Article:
Workers paid weakly

From the September-October 2014 issue of News & Letters

New York—It insults our intelligence to claim that the proposed increase in the minimum wage from the existing $7.25 an hour to $10.10 in 2016 is enough to keep a family above the poverty line. President Obama signed an executive order raising the minimum wage for workers on future federal contracts, and 65% of Americans approve raising the minimum wage for all workers. Yet there is vehement opposition from reactionary forces, and opposition from the Republican-controlled House dooms the measure.

The standard of living of Americans today is less than it was in 1972. If wages had kept up with increases in productivity and inflation, the average worker’s wage of $20.39 an hour today would be about $38 an hour. By the same measure, the minimum wage would be $18 an hour. An estimated 27.8 million people would benefit even from $10.10 an hour, reducing by 4.6 million the number of people living in poverty.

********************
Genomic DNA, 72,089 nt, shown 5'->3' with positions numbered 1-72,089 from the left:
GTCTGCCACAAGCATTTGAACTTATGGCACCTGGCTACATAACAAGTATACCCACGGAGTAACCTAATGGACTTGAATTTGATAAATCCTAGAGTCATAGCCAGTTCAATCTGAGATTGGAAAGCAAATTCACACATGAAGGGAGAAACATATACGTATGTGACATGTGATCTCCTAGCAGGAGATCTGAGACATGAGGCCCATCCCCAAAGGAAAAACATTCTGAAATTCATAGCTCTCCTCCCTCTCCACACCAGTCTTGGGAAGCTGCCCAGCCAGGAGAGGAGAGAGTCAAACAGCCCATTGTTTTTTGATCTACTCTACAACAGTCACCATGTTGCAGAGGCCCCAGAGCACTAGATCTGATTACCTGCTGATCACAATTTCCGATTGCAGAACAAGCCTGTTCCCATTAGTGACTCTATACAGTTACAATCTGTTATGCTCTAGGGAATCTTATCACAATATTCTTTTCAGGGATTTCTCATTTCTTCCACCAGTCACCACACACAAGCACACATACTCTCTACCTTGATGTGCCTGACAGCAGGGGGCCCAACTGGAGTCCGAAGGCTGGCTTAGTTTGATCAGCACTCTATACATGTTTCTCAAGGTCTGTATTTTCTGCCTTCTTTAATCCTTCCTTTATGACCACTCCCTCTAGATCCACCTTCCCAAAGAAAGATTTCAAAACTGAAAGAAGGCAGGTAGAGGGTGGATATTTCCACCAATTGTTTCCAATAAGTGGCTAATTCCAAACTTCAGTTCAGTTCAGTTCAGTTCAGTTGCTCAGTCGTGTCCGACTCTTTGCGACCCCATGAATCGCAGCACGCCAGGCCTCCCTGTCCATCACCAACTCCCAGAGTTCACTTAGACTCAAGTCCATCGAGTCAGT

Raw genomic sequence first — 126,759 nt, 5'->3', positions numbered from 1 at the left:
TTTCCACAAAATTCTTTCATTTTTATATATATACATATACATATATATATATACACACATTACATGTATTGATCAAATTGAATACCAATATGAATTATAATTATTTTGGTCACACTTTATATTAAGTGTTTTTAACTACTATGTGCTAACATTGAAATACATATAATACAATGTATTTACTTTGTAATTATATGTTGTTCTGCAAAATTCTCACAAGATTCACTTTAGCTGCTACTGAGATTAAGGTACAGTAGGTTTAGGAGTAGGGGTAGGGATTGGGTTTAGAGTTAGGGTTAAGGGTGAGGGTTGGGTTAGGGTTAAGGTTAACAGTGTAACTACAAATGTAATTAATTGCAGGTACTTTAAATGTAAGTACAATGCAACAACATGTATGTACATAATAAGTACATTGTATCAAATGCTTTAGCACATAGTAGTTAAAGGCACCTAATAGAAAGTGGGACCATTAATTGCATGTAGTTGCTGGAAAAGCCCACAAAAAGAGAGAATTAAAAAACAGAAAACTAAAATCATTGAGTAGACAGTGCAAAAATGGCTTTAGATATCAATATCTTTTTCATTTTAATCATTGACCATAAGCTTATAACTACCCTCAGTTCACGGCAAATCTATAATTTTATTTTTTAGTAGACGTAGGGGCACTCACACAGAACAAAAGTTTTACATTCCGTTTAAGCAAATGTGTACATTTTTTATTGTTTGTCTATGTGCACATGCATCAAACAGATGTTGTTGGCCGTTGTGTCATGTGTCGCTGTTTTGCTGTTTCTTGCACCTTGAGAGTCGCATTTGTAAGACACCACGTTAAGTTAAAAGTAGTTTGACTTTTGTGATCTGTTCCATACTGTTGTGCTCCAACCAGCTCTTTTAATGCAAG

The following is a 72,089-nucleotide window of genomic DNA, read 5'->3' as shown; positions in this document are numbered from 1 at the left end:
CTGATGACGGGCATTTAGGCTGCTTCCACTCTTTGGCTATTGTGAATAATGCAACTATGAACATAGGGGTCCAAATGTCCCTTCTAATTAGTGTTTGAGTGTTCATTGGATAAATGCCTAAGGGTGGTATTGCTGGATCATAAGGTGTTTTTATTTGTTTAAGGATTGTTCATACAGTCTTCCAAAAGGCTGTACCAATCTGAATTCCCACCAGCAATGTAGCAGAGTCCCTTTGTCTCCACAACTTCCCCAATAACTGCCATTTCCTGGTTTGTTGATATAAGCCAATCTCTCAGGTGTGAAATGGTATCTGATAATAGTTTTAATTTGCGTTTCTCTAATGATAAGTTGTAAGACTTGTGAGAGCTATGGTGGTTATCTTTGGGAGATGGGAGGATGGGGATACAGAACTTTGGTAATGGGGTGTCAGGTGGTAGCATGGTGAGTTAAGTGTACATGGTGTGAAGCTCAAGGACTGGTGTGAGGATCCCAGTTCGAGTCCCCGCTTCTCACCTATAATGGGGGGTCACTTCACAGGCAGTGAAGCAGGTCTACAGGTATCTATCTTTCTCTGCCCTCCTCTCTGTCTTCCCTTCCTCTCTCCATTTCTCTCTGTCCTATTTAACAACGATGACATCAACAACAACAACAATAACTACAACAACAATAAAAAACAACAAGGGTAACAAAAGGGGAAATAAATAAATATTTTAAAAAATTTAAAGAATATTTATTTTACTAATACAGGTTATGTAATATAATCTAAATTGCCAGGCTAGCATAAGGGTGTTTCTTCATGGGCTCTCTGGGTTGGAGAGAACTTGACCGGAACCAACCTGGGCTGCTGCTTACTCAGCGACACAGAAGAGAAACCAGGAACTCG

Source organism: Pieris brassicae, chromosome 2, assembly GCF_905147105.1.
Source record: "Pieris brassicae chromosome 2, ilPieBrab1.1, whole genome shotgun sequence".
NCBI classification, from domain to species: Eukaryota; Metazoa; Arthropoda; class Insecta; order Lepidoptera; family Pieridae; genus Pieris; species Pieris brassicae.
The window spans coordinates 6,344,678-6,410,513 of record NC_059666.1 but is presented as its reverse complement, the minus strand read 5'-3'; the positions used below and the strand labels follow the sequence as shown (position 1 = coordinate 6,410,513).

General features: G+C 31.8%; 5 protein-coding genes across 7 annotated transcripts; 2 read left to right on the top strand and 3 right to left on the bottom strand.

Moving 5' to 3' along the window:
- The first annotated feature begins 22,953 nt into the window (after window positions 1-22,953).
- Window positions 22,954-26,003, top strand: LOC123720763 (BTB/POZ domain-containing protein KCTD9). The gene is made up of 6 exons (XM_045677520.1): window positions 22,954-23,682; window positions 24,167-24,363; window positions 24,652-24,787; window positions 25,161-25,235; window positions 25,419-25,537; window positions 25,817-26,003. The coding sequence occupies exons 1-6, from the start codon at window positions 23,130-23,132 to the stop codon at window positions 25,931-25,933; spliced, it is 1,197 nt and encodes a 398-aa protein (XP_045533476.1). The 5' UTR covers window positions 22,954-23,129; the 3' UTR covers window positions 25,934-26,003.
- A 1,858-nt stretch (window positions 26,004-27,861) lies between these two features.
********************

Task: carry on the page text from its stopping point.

Opponents claim raising the minimum wage would result in layoffs and higher prices while only benefiting teenagers in summer jobs, although the average minimum-wage worker in this non-recovery is 35. These kinds of bogus arguments, although they monopolize the media, are beside the point.

The point is the welfare of the American people, and the ideas proposed for solutions nibble around the edges without dealing with the essential failures of the economic system that generates these contradictions that produce the inhumanity we face over things like the minimum wage.

—Michael Gilbert

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